News:

Happy New Year!


JAY X

¿Is Inline monitoring today necessary?
« on: February 01, 2016, 05:42:22 AM »
Hi!

The title sets the question... or, in other words... when  doing multitrack recording,  ( a drum kit), it is enough to have just a stereo return?

Today in  daw recording setups, many recordings go direct to the audio interface, (500 preamps or the like -> interface inputs), and monitor with the audio interface monitoring facilities, or an external monitor controller...

Jay x


JohnRoberts

Re: ¿Is Inline monitoring today necessary?
« Reply #1 on: February 01, 2016, 12:09:47 PM »
in line is a console configuration. "In-line" vs "split". The difference being a dedicate tape monitor section vs monitoring inside the input strip (cheaper and smaller footprint).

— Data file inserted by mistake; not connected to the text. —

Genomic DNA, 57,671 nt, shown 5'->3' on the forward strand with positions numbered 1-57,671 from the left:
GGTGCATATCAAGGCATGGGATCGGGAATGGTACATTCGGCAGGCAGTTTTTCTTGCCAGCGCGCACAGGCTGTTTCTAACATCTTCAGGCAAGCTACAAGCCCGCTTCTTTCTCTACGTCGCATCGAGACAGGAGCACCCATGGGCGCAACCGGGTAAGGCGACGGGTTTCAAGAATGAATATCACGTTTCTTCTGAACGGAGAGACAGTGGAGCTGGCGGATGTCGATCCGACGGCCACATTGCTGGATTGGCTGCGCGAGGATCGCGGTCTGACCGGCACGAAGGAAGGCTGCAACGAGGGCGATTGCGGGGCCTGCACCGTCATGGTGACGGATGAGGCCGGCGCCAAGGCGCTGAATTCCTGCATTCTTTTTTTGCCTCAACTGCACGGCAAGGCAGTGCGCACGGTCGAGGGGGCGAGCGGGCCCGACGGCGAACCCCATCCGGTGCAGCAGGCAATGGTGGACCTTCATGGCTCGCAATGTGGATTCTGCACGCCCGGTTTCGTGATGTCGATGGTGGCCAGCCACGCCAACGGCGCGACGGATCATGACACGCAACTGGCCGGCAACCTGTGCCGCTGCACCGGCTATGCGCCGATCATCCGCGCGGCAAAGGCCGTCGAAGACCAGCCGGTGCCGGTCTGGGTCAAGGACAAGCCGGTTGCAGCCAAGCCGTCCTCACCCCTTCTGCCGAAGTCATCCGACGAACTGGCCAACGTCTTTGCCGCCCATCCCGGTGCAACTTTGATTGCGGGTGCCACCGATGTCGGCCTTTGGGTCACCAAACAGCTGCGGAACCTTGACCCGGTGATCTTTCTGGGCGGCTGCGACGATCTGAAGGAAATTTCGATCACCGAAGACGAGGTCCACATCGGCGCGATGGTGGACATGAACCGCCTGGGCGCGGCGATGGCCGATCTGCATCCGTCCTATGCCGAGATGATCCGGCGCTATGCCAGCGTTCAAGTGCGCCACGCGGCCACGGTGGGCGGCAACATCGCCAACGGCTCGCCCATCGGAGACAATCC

I would rephrase you question  to is it worth monitoring digital media in real time? The answer is probably not, since modern digital media is quite good. At some point you might need to confirm that there is some there there...(audio actually printed to media).

JR

John Roberts
http://circularscience.com
Tune it, or don't play it...

fazer

Re: ¿Is Inline monitoring today necessary?
« Reply #2 on: February 12, 2016, 04:59:05 PM »
With inline monitoring you can monitor a tape playback and adjust levels for noise floor and sonics of driving the tape at different levels.   This could be listened to by the Engineer while the headphones sent from the mic so the players could hear there mix without delay from the tape repro head back to the monitor.   With a DAW it just is not necessary to have an inline monitor.   There is no tape noise.   But if you have a tape deck and are willing to go through all the demands and problems, then it is hard to work without an inline or split monitor for that purpose.